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Does higher tax morale imply higher optimal labor income tax rate?

  • Andras Simonovits


    (Institute of Economics, Research Center for Economic and Regional Studies, Hungarian Academy of Sciences, also Institute of Mathematics, Budapest University of Technology and Economics also Department of Economics, CEU)

We analyze the impact of tax morale on the optimal progressive labor income taxation. Only universal basic income is financed from a linear tax and the financing of public goods is neglected. Each individual supplies labor and (un)declares earning, depending on his labor disutility and tax morale. Limiting the utilitarianism to the poorer parts of the population (defined by the inclusion share), the optimal tax rate is an increasing function of the tax morale and a decreasing function of the inclusion share, provide that the average wage of the included is higher than 0.54 times the average wage.

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Paper provided by Institute of Economics, Centre for Economic and Regional Studies, Hungarian Academy of Sciences in its series IEHAS Discussion Papers with number 1218.

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Length: 24 pages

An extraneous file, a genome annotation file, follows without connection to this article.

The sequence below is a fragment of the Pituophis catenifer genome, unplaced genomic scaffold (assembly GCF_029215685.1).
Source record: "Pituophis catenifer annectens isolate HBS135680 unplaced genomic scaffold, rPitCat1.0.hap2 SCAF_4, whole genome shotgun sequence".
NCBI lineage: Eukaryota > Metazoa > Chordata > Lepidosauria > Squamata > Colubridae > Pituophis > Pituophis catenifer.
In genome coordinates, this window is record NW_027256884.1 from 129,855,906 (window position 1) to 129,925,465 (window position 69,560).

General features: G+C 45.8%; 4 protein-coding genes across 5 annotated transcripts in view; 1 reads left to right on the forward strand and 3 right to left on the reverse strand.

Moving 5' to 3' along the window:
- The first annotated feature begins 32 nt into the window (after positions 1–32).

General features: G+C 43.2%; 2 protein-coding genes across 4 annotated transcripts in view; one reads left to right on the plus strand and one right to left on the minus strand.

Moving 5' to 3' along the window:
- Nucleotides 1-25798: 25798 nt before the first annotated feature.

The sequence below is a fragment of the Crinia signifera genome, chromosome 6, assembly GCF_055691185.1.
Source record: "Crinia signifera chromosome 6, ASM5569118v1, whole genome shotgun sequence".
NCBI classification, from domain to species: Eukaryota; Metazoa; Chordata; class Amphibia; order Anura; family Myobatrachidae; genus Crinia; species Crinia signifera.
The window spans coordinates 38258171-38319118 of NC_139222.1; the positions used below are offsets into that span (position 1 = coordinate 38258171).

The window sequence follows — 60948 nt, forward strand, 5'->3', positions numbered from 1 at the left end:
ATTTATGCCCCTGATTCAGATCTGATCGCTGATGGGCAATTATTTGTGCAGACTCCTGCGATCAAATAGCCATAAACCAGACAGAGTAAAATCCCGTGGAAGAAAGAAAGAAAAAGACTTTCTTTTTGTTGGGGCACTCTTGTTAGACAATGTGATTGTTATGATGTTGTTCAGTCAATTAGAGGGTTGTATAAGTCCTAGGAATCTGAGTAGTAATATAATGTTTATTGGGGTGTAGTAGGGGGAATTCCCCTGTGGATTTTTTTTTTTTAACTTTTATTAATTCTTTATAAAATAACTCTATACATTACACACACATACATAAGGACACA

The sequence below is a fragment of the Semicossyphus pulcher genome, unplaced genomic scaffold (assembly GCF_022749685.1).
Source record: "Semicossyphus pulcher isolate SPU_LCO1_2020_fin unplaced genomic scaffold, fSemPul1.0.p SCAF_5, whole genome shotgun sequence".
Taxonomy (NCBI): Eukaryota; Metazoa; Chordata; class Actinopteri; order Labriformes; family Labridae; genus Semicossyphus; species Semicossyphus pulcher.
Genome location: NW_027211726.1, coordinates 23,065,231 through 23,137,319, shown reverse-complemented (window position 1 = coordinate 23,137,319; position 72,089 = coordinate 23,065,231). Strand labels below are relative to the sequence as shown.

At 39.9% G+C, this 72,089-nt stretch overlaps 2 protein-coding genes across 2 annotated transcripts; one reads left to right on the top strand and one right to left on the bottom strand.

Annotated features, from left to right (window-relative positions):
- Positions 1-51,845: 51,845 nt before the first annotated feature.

Date of creation: Apr 2012
Date of revision:
Handle: RePEc:has:discpr:1218
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  8. Feldstein, Martin, 1973. "On the optimal progressivity of the income tax," Journal of Public Economics, Elsevier, vol. 2(4), pages 357-376.
  9. Andras Simonovits, 2011. "Higher tax morale implies a higher optimal income tax rate," IEHAS Discussion Papers 1137, Institute of Economics, Centre for Economic and Regional Studies, Hungarian Academy of Sciences.
  10. Zsombor Z. Meder & Andras Simonovits & Janos Vincze, 2012. "Tax Morale and Tax Evasion: Social Preferences and Bounded Rationality," IEHAS Discussion Papers 1203, Institute of Economics, Centre for Economic and Regional Studies, Hungarian Academy of Sciences.
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